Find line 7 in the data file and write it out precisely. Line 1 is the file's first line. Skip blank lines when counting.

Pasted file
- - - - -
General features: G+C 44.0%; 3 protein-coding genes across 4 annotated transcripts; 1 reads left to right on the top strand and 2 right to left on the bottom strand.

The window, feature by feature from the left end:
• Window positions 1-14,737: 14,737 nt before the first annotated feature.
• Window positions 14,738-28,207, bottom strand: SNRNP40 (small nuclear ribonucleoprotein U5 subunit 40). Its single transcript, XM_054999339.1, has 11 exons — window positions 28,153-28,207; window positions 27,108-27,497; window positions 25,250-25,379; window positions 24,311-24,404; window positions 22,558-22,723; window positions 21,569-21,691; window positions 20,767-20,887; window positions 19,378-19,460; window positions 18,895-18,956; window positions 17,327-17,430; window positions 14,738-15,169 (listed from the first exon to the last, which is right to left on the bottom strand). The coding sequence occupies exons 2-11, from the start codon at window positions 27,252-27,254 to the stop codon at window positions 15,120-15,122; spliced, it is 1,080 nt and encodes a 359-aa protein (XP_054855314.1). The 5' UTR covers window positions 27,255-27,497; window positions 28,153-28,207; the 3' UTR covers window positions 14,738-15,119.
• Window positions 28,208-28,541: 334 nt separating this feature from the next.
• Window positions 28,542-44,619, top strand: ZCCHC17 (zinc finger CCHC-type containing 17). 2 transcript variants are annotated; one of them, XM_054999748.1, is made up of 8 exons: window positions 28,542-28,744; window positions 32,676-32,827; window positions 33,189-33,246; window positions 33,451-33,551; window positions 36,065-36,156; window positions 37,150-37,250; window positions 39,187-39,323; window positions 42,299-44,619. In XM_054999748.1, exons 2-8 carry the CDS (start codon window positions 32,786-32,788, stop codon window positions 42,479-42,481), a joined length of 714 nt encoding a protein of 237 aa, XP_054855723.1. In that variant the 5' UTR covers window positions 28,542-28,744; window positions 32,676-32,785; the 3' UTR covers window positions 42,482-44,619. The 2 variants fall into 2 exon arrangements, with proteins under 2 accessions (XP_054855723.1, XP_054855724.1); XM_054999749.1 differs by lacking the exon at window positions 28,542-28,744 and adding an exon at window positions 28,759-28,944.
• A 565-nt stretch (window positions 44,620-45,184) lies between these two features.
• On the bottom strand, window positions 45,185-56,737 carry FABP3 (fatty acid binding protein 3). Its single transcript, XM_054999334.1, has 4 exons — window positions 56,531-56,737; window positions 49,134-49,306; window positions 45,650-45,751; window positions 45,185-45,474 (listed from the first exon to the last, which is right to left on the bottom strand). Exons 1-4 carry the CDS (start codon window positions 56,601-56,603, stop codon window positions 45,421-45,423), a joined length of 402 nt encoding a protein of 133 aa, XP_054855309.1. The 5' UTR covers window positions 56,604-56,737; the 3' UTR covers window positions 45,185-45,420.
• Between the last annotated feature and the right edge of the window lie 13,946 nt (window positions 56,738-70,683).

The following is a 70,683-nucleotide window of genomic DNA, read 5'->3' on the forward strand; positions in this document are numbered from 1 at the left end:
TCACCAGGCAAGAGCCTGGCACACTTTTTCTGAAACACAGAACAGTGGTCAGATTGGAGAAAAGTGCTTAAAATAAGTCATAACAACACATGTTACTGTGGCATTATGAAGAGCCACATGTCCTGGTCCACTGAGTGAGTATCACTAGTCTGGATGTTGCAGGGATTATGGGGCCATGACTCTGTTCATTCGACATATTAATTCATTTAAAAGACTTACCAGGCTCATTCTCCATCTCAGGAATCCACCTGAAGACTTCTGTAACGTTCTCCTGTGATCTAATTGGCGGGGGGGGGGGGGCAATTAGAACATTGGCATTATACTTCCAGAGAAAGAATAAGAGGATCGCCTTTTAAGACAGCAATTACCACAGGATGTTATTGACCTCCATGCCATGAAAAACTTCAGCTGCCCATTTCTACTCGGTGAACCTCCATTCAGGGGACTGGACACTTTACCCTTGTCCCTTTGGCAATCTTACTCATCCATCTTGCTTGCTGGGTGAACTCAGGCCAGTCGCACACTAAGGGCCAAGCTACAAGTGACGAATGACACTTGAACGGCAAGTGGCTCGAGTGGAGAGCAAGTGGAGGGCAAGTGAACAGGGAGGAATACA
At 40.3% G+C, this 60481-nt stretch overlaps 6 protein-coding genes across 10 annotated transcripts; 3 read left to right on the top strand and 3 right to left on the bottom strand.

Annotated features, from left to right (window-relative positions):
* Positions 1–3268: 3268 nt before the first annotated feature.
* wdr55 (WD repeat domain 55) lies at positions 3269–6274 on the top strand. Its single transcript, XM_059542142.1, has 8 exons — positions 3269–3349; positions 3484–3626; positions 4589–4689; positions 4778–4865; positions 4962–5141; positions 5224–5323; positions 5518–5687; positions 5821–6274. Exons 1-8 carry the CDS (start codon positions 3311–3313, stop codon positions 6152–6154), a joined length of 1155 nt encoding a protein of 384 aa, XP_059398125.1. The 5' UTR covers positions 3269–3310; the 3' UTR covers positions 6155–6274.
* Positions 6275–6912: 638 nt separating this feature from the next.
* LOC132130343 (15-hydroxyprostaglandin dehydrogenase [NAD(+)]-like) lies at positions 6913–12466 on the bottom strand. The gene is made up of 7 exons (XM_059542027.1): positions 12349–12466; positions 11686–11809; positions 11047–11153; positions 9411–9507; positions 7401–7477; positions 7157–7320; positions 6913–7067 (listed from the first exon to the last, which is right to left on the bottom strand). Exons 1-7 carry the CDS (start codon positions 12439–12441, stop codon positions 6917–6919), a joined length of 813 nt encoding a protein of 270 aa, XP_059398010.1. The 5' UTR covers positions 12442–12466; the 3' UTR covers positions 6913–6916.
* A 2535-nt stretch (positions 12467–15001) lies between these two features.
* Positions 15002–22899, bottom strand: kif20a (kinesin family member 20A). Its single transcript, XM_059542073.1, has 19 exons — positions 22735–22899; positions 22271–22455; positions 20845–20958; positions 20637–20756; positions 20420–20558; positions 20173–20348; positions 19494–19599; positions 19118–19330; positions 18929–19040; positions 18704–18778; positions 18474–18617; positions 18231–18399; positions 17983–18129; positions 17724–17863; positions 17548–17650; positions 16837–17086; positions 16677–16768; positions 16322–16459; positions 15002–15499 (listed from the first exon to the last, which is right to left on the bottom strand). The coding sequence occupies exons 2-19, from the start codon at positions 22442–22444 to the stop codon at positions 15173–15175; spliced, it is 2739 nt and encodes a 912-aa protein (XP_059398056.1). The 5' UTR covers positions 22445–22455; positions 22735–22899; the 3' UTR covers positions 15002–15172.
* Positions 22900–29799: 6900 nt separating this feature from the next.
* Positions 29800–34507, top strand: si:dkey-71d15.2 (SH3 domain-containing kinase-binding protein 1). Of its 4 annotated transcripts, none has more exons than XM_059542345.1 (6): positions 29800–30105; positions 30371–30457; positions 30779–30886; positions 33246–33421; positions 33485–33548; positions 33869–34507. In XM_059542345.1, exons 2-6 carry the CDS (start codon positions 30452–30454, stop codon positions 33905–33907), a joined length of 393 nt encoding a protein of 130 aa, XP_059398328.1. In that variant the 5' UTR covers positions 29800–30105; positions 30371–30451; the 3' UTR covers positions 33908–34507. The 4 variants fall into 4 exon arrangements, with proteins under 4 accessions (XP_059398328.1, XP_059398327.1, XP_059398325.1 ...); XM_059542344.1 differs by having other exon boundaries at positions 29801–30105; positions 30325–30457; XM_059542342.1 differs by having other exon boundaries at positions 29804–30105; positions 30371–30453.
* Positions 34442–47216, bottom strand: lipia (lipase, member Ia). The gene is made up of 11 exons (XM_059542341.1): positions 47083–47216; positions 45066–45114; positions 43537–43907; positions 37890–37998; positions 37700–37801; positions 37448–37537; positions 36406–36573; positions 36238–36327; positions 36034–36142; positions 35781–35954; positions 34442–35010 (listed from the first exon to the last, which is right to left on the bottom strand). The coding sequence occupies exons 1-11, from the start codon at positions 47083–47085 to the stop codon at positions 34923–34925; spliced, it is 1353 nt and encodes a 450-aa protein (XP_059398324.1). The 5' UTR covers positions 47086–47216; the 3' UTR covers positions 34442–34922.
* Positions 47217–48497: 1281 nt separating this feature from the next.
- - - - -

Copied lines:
• A 565-nt stretch (window positions 44,620-45,184) lies between these two features.